And yes, she says, “some of our trainers would not say that everyone is treatable. Some are just not amenable to treatment.’
Still, some contend that treatment should be offered. “How can you treat domestic violence,” asks Denise Brown, “if you don’t treat the men who are doing it? Lots of these men weren’t allowed to have any emotions as children. A person has to be able to release emotions. If they don’t, they lash out at others. These men need programs. They need help.”
Maybe, says Groetsch. But a lot of them need prison. While many would argue that the penal system does nothing to help batterers, Groetsch says the “jail isn’t there to help the criminal, it’s there to protect his victim.”
Groetsch applies his continuum to treatment in this way: “A Level One Batterer (remorseful) should receive treatment. His prognosis is good. A Level Two Batterer (sporadic) should be recommended to treatment only if he is extremely remorseful and highly motivated to change. Otherwise, he should go to jail. His prognosis is guarded. A Level Three Batterer should be prosecuted and incarcerated. His prognosis for rehabilitation is non-existent.”
While Robinson says that Groetsch’s continuum is basically sound, he adds that “I don’t keep people out of treatment just because I think they may be out on that far end of the pathological continuum.”
“It’s OK to categorize,” says Robinson. “But we have to keep the categories soft. Who knows, really, who can be reached by whom? It is my belief that no matter how damaged a person is, there is still that life force, still that hope. There aren’t any absolute descriptions of people.”
“Diagnosing the external reasons why a man batters” says Robinson, “is a whole different world than taking that man’s hand and seeing if you can lead him out of the minefield. Lots of programs for batterers are autocratic. They use power and control to stop the batterer’s power and control.
“But there’s another side of treatment. Something profound happens when a person really attends to these men. They see a different way of being in the world. In seeing it, they can then share it. Our goal is to become a consortium of men who are part of the solution instead of part of the problem. A person has to become, at least minimally, a political activist. Until you become that, you’ve missed the point.”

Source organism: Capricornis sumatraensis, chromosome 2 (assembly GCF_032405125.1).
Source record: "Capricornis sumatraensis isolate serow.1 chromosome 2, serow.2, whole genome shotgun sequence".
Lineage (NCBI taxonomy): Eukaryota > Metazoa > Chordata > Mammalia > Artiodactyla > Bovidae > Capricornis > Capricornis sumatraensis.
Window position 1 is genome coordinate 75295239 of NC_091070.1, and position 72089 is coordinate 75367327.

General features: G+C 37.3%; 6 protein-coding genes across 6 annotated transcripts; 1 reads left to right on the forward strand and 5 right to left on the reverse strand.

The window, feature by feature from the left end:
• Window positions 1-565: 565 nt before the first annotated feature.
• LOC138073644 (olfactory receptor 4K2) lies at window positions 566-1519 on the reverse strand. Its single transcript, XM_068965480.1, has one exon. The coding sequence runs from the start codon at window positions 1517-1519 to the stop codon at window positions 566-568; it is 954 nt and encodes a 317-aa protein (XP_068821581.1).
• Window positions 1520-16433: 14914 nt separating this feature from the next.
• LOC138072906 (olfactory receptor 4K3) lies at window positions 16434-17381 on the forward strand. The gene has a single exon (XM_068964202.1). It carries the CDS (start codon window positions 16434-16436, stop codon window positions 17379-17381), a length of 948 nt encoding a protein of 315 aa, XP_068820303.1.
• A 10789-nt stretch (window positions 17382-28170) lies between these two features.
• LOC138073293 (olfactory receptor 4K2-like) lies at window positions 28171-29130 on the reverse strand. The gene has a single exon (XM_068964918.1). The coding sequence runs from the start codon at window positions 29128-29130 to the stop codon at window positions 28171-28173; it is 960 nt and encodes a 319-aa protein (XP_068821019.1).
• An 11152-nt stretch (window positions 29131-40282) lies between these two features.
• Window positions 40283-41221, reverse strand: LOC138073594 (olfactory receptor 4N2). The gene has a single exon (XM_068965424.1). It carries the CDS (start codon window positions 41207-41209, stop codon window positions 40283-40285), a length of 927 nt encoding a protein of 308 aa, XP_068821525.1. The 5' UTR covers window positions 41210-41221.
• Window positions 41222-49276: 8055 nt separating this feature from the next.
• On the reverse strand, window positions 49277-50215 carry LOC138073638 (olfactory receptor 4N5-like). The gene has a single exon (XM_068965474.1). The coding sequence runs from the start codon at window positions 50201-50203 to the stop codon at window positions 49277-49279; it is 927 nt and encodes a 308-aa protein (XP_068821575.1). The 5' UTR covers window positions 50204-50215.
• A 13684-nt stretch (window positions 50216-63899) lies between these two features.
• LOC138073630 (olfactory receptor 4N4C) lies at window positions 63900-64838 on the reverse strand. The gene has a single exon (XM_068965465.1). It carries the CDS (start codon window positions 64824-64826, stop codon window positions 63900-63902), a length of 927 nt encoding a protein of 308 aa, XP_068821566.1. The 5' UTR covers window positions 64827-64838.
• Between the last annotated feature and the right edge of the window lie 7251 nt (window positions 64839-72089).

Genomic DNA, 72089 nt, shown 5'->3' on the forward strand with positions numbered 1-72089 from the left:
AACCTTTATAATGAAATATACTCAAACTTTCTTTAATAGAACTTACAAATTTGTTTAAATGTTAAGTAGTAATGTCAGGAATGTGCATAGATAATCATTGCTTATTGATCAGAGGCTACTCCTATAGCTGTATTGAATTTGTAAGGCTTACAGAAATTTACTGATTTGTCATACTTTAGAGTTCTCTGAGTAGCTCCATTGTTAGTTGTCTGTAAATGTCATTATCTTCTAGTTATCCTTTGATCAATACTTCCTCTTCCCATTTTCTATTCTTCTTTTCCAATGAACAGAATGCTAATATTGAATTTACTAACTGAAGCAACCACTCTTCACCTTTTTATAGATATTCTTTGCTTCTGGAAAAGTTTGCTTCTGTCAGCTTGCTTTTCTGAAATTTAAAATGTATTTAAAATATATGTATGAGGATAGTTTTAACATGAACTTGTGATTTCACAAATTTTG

MEMO: This sidebar appeared with the story: CALL FOR HELP If you or someone you love is a victim of domestic violence, help is available. In Spokane, call the YWCA’s Alternatives to Domestic Violence’s 24-hour crisis line at 326-2255. In Coeur d’Alene, call the Women’s Center at (208) 664-9303 or (208) 664-1443. Both lines are open 24 hours a day. The National Domestic Violence Hotline is also staffed 24 hours a day by trained counselors. Call (800) 799-SAFE (7233). RAINN, the Rape, Abuse, Incest National Network hotline number is (800) 656-HOPE (4673) Press 1 to be automatically transferred to the rape crisis center nearest you. For information on perpetrator treatment programs, call Tapio Counseling at 534-5028. For more information on the issue of domestic violence, call the Spokane County Domestic Violence Consortium at 487-6783. To order “He Promised He’d Stop: Helping Women Find Safe Passage From Abusive Relationships” call Upper Access Books at (800) 356-9315.
Local journalism is essential.
The journalists of The Spokesman-Review are a part of the community. They live here. They work here. They care. You can help keep local journalism strong right now with your contribution. Thank you.
Subscribe to the Coronavirus newsletter
Get the day’s latest Coronavirus news delivered to your inbox by subscribing to our newsletter.